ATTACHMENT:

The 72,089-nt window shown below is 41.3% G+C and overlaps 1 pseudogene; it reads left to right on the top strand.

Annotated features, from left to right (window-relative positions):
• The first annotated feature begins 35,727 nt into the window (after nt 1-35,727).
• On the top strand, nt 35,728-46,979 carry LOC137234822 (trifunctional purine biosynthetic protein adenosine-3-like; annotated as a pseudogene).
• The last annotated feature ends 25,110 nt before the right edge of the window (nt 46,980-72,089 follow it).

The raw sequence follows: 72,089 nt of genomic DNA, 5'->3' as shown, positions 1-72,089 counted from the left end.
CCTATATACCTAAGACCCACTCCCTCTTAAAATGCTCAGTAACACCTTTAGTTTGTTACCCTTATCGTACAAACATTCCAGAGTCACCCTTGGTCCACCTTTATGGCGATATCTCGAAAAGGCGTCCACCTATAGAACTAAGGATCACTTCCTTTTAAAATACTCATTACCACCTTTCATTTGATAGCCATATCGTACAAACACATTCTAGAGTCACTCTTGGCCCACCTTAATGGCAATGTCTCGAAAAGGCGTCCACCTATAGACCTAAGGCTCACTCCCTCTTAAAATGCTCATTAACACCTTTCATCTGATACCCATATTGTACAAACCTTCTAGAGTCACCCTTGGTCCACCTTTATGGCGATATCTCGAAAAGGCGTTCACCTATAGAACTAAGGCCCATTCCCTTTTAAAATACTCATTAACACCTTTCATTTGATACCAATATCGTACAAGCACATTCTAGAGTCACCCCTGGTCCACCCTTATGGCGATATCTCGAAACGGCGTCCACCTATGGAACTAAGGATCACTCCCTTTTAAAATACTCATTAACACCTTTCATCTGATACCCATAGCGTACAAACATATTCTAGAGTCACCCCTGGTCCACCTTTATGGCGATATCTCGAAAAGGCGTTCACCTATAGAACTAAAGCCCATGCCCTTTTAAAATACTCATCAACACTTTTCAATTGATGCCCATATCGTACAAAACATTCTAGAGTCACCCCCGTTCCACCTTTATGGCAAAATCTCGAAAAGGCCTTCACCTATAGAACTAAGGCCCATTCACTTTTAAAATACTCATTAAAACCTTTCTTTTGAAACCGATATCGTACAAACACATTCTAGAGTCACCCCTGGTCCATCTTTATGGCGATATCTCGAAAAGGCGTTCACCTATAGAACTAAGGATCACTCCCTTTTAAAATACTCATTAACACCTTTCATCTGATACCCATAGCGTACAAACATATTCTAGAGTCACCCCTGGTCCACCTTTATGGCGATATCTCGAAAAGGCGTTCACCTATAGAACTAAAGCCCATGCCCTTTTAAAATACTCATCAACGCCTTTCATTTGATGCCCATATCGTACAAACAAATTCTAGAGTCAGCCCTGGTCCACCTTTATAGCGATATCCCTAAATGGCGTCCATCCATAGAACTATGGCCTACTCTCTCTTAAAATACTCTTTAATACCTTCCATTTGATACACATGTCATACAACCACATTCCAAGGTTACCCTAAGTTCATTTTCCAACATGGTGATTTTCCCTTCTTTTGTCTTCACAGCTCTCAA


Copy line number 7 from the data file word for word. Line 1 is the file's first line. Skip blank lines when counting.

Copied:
CCTATATACCTAAGACCCACTCCCTCTTAAAATGCTCAGTAACACCTTTAGTTTGTTACCCTTATCGTACAAACATTCCAGAGTCACCCTTGGTCCACCTTTATGGCGATATCTCGAAAAGGCGTCCACCTATAGAACTAAGGATCACTTCCTTTTAAAATACTCATTACCACCTTTCATTTGATAGCCATATCGTACAAACACATTCTAGAGTCACTCTTGGCCCACCTTAATGGCAATGTCTCGAAAAGGCGTCCACCTATAGACCTAAGGCTCACTCCCTCTTAAAATGCTCATTAACACCTTTCATCTGATACCCATATTGTACAAACCTTCTAGAGTCACCCTTGGTCCACCTTTATGGCGATATCTCGAAAAGGCGTTCACCTATAGAACTAAGGCCCATTCCCTTTTAAAATACTCATTAACACCTTTCATTTGATACCAATATCGTACAAGCACATTCTAGAGTCACCCCTGGTCCACCCTTATGGCGATATCTCGAAACGGCGTCCACCTATGGAACTAAGGATCACTCCCTTTTAAAATACTCATTAACACCTTTCATCTGATACCCATAGCGTACAAACATATTCTAGAGTCACCCCTGGTCCACCTTTATGGCGATATCTCGAAAAGGCGTTCACCTATAGAACTAAAGCCCATGCCCTTTTAAAATACTCATCAACACTTTTCAATTGATGCCCATATCGTACAAAACATTCTAGAGTCACCCCCGTTCCACCTTTATGGCAAAATCTCGAAAAGGCCTTCACCTATAGAACTAAGGCCCATTCACTTTTAAAATACTCATTAAAACCTTTCTTTTGAAACCGATATCGTACAAACACATTCTAGAGTCACCCCTGGTCCATCTTTATGGCGATATCTCGAAAAGGCGTTCACCTATAGAACTAAGGATCACTCCCTTTTAAAATACTCATTAACACCTTTCATCTGATACCCATAGCGTACAAACATATTCTAGAGTCACCCCTGGTCCACCTTTATGGCGATATCTCGAAAAGGCGTTCACCTATAGAACTAAAGCCCATGCCCTTTTAAAATACTCATCAACGCCTTTCATTTGATGCCCATATCGTACAAACAAATTCTAGAGTCAGCCCTGGTCCACCTTTATAGCGATATCCCTAAATGGCGTCCATCCATAGAACTATGGCCTACTCTCTCTTAAAATACTCTTTAATACCTTCCATTTGATACACATGTCATACAACCACATTCCAAGGTTACCCTAAGTTCATTTTCCAACATGGTGATTTTCCCTTCTTTTGTCTTCACAGCTCTCAA